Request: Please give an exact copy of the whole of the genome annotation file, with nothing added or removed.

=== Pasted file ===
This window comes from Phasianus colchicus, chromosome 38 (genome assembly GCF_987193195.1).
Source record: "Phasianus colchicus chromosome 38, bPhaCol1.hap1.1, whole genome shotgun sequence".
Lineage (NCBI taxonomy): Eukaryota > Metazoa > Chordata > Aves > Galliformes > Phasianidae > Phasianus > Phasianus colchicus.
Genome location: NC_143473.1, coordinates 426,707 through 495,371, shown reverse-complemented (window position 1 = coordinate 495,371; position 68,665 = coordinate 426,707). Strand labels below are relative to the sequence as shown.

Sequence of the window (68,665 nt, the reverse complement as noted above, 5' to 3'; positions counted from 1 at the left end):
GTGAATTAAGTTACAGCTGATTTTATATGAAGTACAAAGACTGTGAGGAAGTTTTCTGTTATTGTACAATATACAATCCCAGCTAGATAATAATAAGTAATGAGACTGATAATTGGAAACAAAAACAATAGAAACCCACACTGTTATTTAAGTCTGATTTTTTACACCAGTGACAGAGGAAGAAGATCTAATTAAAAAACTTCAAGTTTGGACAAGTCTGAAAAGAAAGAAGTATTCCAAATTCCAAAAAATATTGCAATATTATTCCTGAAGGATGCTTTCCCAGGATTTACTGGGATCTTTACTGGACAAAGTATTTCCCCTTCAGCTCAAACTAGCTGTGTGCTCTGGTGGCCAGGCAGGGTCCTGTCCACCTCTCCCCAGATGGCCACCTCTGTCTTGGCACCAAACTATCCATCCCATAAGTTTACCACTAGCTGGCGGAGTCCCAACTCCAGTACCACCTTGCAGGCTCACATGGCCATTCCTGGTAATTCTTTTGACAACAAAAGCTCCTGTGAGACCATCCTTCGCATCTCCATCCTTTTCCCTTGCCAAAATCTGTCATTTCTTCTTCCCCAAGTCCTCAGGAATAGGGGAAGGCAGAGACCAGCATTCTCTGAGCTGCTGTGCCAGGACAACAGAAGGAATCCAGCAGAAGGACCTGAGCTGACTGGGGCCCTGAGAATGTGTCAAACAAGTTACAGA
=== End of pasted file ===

This window comes from Phasianus colchicus, chromosome 38 (genome assembly GCF_987193195.1).
Source record: "Phasianus colchicus chromosome 38, bPhaCol1.hap1.1, whole genome shotgun sequence".
Lineage (NCBI taxonomy): Eukaryota > Metazoa > Chordata > Aves > Galliformes > Phasianidae > Phasianus > Phasianus colchicus.
Genome location: NC_143473.1, coordinates 426,707 through 495,371, shown reverse-complemented (window position 1 = coordinate 495,371; position 68,665 = coordinate 426,707). Strand labels below are relative to the sequence as shown.

Sequence of the window (68,665 nt, the reverse complement as noted above, 5' to 3'; positions counted from 1 at the left end):
GTGAATTAAGTTACAGCTGATTTTATATGAAGTACAAAGACTGTGAGGAAGTTTTCTGTTATTGTACAATATACAATCCCAGCTAGATAATAATAAGTAATGAGACTGATAATTGGAAACAAAAACAATAGAAACCCACACTGTTATTTAAGTCTGATTTTTTACACCAGTGACAGAGGAAGAAGATCTAATTAAAAAACTTCAAGTTTGGACAAGTCTGAAAAGAAAGAAGTATTCCAAATTCCAAAAAATATTGCAATATTATTCCTGAAGGATGCTTTCCCAGGATTTACTGGGATCTTTACTGGACAAAGTATTTCCCCTTCAGCTCAAACTAGCTGTGTGCTCTGGTGGCCAGGCAGGGTCCTGTCCACCTCTCCCCAGATGGCCACCTCTGTCTTGGCACCAAACTATCCATCCCATAAGTTTACCACTAGCTGGCGGAGTCCCAACTCCAGTACCACCTTGCAGGCTCACATGGCCATTCCTGGTAATTCTTTTGACAACAAAAGCTCCTGTGAGACCATCCTTCGCATCTCCATCCTTTTCCCTTGCCAAAATCTGTCATTTCTTCTTCCCCAAGTCCTCAGGAATAGGGGAAGGCAGAGACCAGCATTCTCTGAGCTGCTGTGCCAGGACAACAGAAGGAATCCAGCAGAAGGACCTGAGCTGACTGGGGCCCTGAGAATGTGTCAAACAAGTTACAGA